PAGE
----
Every earthworm knows that May 29th is National Learn About Composting Day!
Compost is made by combining certain types of waste — like food scraps, leaves and wood chips — and exposing them to air and water over time to allow them to decompose. Once these organic materials are mixed together, microbes and bacteria get to work breaking down what we’d usually throw away. After this new material is dark in color, without any remnants of food or waste leftover, your compost is ready to add to soil.
Waste not, want not! Compost is an ecological powerhouse helping to reduce global greenhouse gas emissions, contributes to richer, healthier soil in our gardens and farms, and is a great way to repurpose food waste and lessen landfill use. Composting is also a fun, hands-on way to get your family involved in outdoor learning.
Whether you are a composting champion or are interested in learning how to start making the most out of your family’s food waste, use the resources, videos and activities below to learn more!
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Breaking Down the Science of Soil & Food Waste
Kids Go Green: Reducing Food Waste
Learn about the impact of food waste on the environment in this video animation from WNET. In this clip, discover ways to reduce food waste. Use the discussion questions and teaching tips for ideas on using this video to help students consider ways to conserve food.
Soil Composition | Think Garden
This video from KET’s Think Garden collection explains why soil is more than just dirt. Learn how to tell if soil is rich and healthy or lacking in nutrients, which nutrients are essential for plant growth, and what happens if plants lack these nutrients. Also find out how to improve soil with crop rotation and by weeding, what compost is, and how to use it in a garden.
Learn how to set up a composting bin to watch organic waste be recycled by worms, and how to set up a composting bin of your own, creating worm castings that are high in nutrition and can be used in gardens in this video from WyomingPBS.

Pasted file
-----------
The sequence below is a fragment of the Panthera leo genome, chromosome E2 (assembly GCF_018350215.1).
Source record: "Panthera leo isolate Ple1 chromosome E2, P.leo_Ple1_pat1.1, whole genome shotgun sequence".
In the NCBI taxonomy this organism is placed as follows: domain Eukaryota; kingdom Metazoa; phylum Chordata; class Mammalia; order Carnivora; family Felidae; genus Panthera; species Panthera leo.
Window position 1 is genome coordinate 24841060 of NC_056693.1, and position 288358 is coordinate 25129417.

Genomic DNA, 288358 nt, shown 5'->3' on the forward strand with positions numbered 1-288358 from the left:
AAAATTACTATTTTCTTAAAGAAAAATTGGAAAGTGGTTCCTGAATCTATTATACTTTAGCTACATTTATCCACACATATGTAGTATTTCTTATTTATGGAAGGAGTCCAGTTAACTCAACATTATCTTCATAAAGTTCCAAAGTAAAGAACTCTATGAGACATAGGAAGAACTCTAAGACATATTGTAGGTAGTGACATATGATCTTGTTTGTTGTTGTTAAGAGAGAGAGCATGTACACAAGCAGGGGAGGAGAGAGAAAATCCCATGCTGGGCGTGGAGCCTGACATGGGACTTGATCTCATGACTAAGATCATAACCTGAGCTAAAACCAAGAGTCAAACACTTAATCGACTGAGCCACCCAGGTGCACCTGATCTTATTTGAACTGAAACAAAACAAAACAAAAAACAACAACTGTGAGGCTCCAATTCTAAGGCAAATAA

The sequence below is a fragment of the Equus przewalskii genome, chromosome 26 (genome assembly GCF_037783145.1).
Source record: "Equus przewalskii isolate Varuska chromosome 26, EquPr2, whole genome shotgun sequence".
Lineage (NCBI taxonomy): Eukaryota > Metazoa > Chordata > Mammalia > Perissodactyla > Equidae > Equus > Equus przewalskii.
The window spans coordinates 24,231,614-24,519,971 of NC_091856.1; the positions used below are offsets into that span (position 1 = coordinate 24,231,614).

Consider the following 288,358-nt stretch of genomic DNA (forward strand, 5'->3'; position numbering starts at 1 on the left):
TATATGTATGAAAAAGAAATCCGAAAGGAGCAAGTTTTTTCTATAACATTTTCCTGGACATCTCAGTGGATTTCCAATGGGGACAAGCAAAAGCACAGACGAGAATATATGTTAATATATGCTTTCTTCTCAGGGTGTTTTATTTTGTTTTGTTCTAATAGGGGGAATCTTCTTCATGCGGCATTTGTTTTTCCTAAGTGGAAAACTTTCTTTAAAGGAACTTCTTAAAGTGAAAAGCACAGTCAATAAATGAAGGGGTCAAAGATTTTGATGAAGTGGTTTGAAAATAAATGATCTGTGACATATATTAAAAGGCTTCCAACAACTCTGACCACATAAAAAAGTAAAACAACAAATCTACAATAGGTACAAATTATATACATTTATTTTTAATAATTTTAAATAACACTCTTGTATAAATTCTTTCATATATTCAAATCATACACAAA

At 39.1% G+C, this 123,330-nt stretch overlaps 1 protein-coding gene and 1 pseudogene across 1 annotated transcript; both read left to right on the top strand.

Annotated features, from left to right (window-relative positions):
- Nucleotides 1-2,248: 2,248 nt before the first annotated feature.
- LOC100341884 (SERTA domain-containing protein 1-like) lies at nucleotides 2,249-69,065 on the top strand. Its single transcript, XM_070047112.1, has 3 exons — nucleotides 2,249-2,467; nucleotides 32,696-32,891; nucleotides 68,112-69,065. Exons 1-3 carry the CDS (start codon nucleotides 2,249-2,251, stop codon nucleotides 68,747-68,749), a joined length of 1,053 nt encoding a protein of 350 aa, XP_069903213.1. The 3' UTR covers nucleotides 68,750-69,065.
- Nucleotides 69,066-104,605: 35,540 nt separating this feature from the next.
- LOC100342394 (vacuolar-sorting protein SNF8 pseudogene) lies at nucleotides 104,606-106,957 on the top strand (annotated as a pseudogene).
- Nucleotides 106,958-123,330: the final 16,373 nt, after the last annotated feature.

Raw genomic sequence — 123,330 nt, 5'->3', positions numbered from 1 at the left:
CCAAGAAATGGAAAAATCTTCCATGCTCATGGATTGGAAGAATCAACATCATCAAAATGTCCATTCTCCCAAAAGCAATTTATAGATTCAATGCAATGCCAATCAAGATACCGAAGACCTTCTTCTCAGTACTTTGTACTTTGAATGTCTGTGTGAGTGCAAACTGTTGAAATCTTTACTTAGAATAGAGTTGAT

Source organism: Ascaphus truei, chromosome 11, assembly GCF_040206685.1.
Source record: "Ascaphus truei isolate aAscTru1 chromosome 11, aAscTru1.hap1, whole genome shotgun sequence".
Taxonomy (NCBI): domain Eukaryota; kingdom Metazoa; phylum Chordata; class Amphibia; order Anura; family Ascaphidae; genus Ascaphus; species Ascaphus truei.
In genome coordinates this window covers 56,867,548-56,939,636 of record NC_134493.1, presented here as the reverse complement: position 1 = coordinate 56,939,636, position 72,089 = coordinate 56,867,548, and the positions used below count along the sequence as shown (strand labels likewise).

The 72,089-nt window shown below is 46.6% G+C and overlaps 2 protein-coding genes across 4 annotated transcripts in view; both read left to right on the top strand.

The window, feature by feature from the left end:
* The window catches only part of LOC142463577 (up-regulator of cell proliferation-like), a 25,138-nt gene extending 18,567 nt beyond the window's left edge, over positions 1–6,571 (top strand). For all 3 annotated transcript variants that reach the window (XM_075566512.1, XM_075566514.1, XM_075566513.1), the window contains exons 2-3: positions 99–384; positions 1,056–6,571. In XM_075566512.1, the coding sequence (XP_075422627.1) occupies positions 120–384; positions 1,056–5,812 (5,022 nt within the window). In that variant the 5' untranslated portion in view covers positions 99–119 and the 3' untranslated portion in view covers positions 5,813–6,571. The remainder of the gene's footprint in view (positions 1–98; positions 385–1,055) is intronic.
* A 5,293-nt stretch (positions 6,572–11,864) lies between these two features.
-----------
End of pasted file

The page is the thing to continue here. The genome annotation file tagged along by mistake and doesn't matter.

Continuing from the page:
Why Soil Matters
Learn why soil is the key to stopping land degradation and increasing farm productivity in this PBS Wisconsin Education resource. Human activity and climate change are degrading once-productive farmland, decreasing the amount of food that can be grown. In this QUEST video, Will Allen explains how increasing soil fertility will ensure our future food security.
Teens Start Composting Business to Combat Climate Change | Adirondack 2030
Explore the role composting can play in combating climate change. Follow Lake Placid High School students Astrid Livesey Saint-Pierre and Ellen Lansing as they promote composting to better our environment through the creation of a non-profit composting business. Founded with the help of their mentor, Environmental Science Teacher Tammy Morgan, they show us that you are never too young to make a difference and that the goal of healing the planet can be broken down into small, manageable steps.
Activities & Games
Super Cleaner Upper Game
Cat is pitching in to keep the community clean! In this game from The Cat in the Hat, your child can hunt and classify items to recycle or compost.
Make a Composter
What happens to a pile of old leaves outside when you add a dash of time, maybe some worms, and a healthy splash of moisture? Make soil perfect for a garden just like Daisy’s from Nature Cat!
Worms at Work!
Get close-up and grossed-out as you learn about the wonderful way worms work in our environment. Learn vermicomposting, and dig into how an author may write text to support his or her point of view.
Can You Dig It? Digital Game | Martha Speaks
In this Martha Speaks interactive story students discover how plants and animals depend on each other in an ecosystem. Fallen leaves decay; earthworms eat the leaves and fertilize the dirt. Then trees use the fertilized soil to grow.
Cyberchase | Trash Dash Game
In this video from Cyberchase, teams compete to score as many points as possible by sorting objects into bins for reuse, recycling, compost, or landfill and completing obstacles along the way. After watching, use the associated discussion questions and try the printable Trash Dash activity at home.
Get Waste Deep With Local Projects & Resources
AdkAction: Compost for Good Project
The goal of AdkAction’s Compost for Good project is to help Adirondack communities turn food and other organic “wastes” into high quality compost. This process keeps nutrients in the community, which builds local resilience, heals soils, and helps reduce global greenhouse gas emissions. Start your composting journey with the Compost Cafés video series, find a composter location near you, and learn how to make a 3-bin compost system of your very own!
Cornell College of Agriculture & Life Sciences: Healthy Soils, Healthy Communities Project
The Healthy Soils, Healthy Communities project is a research and education partnership with New York’s urban gardeners and others interested in healthy gardening. Find key resources about backyard composting, or composting in schools, community gardens, or other community settings from the Cornell Waste Management Institute and Cornell Cooperative Extension.